Automobile Exception


In our last discussion, we talked about some of the exceptions that permit law enforcement to gather admissible evidence during a warrantless search. One of the most common questions I get is regarding the search of an automobile. The automobile exception constitutionally permits the law enforcement officer to search the automobile without a warrant if the officer has probable cause to believe the automobile contains contraband or evidence of a crime, and circumstances exist making the normal warrant procedure impractical. The courts look at the totality of the circumstances when considering whether a law enforcement officer had probable cause to do a warrantless automobile search. The courts have ruled that probable cause to search an automobile is present when the facts and circumstances before the officer would lead a reasonably discreet and prudent person to believe that the contents of the automobile would be unlawful.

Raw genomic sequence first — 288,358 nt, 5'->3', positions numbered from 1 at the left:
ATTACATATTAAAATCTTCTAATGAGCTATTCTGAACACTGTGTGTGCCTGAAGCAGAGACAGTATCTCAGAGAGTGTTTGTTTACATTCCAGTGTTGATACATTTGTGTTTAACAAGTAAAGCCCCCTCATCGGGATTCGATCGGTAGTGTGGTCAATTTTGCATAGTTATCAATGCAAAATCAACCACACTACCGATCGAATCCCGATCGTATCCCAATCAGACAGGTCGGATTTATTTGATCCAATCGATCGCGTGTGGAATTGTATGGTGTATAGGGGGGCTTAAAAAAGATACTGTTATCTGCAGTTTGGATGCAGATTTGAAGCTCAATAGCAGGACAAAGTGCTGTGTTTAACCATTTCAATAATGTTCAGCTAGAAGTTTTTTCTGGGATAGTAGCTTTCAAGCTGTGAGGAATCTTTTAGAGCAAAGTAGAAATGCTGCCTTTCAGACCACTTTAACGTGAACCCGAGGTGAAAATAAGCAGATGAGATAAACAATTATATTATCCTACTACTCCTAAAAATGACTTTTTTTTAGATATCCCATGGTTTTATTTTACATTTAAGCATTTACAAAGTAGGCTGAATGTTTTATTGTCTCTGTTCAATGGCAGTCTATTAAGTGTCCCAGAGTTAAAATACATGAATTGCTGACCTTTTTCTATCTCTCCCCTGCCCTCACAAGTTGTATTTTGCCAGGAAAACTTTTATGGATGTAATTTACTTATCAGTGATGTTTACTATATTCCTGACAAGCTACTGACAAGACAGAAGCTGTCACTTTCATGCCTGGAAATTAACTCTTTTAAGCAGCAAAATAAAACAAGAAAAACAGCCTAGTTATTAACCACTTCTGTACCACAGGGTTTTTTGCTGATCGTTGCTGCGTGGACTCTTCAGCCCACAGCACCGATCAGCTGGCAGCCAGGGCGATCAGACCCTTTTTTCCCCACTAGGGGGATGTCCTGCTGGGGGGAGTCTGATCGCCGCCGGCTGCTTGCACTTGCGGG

An example that plays out on a daily basis is the law enforcement officer that stops the individual for a brake light violation and happens to smell marijuana when he or she approaches the vehicle. For example, Larry Law Enforcement pulls over Charlie Cannabis because his license plate bulb is not illuminated. As Larry approaches the car, his "well-trained nose" smells the odor of burnt marijuana in the air. Chris Cannabis rolls down the window and marijuana smoke bellows out of the car and he's placing what appears to Larry as a marijuana joint in the ashtray. Larry, under these circumstances, will generally have probable cause to search Chris Cannabis' car, without seeking a warrant. If you've been arrested and need legal advice, call the Law Office of Robert L. Booker today. We will thoroughly review your case, and discuss any defenses you may have.

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